China will look to accelerate the building of its high-speed railway system through the use of artificial intelligence (AI)-controlled robots tested and designed specifically for the task, according to a report.
“China’s use of AI in a signature national project is just another reminder that Xi Jinping is pushing full speed ahead with this strategic technology and the ways it can be applied,” Brian J. Cavanaugh, Senior Vice President at American Global Strategies, told Fox News Digital. “If the United States stops competing, stops innovating, on this front, as some have argued, we run the risk of falling behind.”
“However, given China’s repeated challenges with construction standards and its proclivity for overbuilding, we might pump the breaks on being too in awe of this reported achievement,” he cautioned.
As the coronavirus pandemic forced Beijing to maintain its zero-tolerance policy for COVID-19 — leading to repeated and prolonged lockdowns to battle the virus — engineers in China increasingly turned to robotic workers as the path forward to complete daunting construction jobs.
Workers on the Yangqu Dam last year found themselves no longer necessary as Tsinghua University published papers that suggested engineers could complete construction by 2024 using only 3D printers, AI and robots to complete the 590-foot-tall structure.
Those ambitions and further leaps in AI technology have prompted engineers to suggest that they can produce robots with the abilities to lay tracks, weld, paint and inspect the work on the country’s high-speed train system.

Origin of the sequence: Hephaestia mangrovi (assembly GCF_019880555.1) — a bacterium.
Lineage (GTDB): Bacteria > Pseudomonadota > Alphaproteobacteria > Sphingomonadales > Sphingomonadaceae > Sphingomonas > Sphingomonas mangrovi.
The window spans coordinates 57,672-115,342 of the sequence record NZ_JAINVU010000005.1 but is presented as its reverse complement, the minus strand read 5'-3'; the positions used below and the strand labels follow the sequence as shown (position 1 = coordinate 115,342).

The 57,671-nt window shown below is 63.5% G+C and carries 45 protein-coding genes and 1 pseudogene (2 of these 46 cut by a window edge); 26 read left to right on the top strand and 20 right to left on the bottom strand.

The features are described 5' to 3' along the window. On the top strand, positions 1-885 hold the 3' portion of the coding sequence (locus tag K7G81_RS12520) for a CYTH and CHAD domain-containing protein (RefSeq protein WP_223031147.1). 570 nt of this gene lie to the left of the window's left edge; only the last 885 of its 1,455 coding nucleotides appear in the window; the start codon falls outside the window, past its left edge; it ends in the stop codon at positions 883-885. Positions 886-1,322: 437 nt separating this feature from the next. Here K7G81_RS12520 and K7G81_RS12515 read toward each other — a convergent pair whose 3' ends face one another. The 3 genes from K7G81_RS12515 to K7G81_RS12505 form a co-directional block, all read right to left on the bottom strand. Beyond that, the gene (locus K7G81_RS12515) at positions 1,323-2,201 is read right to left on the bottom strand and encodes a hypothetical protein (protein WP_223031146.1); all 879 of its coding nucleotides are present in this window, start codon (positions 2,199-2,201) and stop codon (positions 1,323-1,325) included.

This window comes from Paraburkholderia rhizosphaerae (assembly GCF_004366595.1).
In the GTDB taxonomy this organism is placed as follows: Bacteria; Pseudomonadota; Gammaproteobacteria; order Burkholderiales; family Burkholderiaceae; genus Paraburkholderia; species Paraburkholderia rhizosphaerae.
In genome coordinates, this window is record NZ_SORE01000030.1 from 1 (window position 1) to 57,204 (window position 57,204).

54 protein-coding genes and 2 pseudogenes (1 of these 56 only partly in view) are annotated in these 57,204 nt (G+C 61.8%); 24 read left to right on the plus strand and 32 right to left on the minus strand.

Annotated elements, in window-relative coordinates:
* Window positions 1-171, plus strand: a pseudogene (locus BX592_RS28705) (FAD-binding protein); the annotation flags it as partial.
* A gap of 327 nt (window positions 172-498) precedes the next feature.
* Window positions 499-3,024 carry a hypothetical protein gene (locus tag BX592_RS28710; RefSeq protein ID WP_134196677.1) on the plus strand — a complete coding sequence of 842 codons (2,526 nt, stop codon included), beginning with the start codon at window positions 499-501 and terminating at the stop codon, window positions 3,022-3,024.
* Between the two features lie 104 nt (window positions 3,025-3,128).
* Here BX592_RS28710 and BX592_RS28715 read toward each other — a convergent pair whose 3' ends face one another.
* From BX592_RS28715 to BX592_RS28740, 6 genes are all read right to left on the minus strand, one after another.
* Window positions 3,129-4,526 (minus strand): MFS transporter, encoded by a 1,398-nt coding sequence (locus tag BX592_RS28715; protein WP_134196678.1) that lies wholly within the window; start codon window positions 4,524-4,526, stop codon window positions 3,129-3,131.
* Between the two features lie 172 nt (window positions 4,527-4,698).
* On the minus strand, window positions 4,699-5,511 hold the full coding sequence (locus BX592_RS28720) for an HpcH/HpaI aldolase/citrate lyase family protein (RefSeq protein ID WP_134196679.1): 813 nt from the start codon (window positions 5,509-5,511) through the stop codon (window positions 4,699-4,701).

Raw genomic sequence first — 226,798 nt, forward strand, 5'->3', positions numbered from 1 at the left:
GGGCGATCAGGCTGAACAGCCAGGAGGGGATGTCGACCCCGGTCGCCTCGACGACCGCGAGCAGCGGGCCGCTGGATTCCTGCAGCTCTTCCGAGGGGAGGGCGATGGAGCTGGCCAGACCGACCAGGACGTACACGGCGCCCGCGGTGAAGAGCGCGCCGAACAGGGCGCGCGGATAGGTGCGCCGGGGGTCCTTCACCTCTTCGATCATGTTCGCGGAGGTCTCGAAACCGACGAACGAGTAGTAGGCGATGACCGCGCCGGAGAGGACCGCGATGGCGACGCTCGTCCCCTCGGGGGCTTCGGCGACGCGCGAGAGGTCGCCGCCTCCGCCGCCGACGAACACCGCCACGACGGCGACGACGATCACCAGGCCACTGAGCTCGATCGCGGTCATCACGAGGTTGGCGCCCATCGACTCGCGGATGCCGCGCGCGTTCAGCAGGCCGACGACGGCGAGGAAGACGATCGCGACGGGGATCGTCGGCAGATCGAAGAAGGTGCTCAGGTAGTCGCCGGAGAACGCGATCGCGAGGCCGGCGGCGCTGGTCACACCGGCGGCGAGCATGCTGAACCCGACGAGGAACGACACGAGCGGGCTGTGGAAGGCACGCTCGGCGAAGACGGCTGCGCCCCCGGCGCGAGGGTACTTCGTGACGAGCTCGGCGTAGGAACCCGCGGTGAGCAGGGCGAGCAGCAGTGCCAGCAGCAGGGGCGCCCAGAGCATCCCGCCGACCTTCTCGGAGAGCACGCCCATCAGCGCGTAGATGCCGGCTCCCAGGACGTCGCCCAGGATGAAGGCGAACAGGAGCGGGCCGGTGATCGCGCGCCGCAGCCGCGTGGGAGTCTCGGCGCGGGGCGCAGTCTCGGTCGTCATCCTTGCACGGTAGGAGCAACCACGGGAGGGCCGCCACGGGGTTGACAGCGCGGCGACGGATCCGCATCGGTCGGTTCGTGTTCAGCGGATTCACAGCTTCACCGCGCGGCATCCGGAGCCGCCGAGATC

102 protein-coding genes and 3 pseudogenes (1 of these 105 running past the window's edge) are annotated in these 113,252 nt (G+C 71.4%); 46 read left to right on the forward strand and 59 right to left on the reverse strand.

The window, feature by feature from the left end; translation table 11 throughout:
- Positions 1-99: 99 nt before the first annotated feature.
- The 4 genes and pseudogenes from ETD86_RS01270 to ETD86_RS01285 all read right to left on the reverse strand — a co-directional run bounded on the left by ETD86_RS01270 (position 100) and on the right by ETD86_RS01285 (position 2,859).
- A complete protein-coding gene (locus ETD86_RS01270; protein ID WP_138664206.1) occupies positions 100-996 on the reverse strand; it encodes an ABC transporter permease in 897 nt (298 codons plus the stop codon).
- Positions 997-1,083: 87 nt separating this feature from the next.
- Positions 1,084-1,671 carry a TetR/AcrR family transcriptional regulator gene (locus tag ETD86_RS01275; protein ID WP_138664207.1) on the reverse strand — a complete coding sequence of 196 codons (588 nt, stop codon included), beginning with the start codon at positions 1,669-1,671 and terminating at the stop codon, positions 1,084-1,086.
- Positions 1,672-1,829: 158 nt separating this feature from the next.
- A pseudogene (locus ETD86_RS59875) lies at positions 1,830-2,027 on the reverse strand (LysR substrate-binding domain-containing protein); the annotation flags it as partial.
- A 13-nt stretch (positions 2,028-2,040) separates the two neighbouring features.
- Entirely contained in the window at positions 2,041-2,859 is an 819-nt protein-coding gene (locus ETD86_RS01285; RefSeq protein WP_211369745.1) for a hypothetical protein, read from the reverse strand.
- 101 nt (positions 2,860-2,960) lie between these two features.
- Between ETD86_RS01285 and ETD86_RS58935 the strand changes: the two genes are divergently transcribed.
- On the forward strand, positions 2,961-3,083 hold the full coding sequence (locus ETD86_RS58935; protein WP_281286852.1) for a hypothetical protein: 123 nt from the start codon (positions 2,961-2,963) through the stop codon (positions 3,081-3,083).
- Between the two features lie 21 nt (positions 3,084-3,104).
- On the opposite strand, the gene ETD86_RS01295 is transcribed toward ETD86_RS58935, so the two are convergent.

China first unveiled automatic workers for its railway system in 2018 that could lay 1.5 kilometers of track per day, and by 2021 the updated precision and work rate produced robots that could complete 2 kilometers of track a day, the South China Morning Post reported.
China installed as many robots in factories in 2021 as the rest of the world did, accounting for just under half of all heavy-duty industrial robot installations in that time, The Wall Street Journal reported.
Experts suggest that the decrease in cheap labor alongside the rise in wages in the country has forced officials to rely more heavily on a robot workforce to maintain demands on production that helped make China such a vital part of the global supply chain.
Reports of a lower-than-expected birthrate this year, as well as a projected decrease in its total population of around 100 million by 2050 and 600 million by 2100, have only further increased the need for an automatic, age-proof workforce.
That workforce fits perfectly into China’s plans to continue developing its railway system, which makes use of a structure known as the overhead contact system (OCS) that helps deliver electric power to the trains.
The process to build the OCS is “sophisticated” and dangerous, requiring several workers on the ground to coordinate with workers on a pulley system that raises and secures the various pieces of the system, according to the South China Morning Post.
New automated technology now collects real-time data from the construction site and transmits it to a smart warehouse that stores and distributes the required material to factories that assemble the various components and ships them out to their destinations.
Humans play a part in securing the pieces in place and securing the components to each other, but the process until that point is entirely automatic; even the vehicles that transport the materials move automatically.
The warehouse now has the ability to perform self-maintenance and review material, identifying defects and flagging them for removal.
A scientist who wished to remain unnamed called the process and pace of construction “certainly impressive” and that it represented “a significant advancement in the field of transport infrastructure.”